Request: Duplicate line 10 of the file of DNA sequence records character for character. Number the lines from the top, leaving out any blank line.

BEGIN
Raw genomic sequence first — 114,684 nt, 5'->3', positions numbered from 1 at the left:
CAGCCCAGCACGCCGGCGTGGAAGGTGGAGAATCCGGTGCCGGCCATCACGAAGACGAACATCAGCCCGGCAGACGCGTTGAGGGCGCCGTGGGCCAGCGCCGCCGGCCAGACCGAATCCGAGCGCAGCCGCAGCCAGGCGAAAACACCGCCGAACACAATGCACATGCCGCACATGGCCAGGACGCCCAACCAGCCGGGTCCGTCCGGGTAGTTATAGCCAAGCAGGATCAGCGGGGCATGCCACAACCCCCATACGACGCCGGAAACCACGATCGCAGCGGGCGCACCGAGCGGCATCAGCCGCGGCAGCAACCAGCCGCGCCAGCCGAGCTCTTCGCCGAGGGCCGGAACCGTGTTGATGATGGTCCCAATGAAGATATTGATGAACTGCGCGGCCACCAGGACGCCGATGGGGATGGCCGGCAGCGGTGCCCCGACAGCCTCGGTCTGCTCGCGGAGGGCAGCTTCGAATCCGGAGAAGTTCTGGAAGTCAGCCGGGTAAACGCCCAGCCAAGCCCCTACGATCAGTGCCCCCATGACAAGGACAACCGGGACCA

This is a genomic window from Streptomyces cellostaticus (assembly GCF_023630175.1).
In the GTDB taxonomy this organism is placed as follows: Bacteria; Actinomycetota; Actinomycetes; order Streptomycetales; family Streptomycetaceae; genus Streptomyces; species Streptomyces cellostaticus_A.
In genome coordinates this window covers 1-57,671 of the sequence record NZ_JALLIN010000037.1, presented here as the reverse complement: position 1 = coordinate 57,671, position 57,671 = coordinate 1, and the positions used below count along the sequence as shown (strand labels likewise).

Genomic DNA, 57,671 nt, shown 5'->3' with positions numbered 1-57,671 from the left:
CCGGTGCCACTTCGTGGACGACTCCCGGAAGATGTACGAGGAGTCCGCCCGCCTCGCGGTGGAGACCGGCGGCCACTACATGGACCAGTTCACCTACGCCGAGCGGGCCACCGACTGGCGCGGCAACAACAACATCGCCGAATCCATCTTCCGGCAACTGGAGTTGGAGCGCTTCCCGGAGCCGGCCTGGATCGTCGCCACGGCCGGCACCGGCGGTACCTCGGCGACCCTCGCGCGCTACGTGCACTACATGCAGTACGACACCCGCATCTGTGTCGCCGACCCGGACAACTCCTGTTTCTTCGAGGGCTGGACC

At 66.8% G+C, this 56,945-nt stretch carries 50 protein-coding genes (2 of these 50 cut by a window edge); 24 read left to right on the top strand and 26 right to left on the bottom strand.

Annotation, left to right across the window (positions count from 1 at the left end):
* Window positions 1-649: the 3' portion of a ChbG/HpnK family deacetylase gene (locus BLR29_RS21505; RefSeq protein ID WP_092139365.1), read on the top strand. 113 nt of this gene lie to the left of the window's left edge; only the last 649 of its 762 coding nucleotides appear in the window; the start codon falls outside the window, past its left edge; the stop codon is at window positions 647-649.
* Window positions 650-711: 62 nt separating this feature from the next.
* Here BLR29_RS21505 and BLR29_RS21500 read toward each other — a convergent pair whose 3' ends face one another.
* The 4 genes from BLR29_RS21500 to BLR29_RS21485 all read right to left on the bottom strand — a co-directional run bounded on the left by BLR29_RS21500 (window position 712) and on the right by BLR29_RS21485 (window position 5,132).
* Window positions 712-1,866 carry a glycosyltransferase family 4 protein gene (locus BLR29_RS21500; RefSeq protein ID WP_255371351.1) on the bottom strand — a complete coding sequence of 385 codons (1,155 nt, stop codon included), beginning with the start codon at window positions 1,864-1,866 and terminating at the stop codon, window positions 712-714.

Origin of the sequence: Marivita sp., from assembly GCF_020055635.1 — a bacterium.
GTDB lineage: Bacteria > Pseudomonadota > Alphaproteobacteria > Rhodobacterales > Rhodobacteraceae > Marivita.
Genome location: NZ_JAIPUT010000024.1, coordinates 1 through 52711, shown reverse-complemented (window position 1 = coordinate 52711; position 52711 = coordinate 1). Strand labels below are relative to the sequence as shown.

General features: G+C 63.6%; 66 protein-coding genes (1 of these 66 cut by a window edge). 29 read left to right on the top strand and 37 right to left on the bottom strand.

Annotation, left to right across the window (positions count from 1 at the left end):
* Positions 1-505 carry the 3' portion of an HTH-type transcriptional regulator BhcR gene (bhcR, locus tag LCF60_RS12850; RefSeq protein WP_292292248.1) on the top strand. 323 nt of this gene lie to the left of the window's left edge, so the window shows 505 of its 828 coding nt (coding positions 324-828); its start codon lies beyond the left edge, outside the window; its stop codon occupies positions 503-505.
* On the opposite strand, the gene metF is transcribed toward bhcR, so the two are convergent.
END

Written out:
* Window positions 1-649: the 3' portion of a ChbG/HpnK family deacetylase gene (locus BLR29_RS21505; RefSeq protein ID WP_092139365.1), read on the top strand. 113 nt of this gene lie to the left of the window's left edge; only the last 649 of its 762 coding nucleotides appear in the window; the start codon falls outside the window, past its left edge; the stop codon is at window positions 647-649.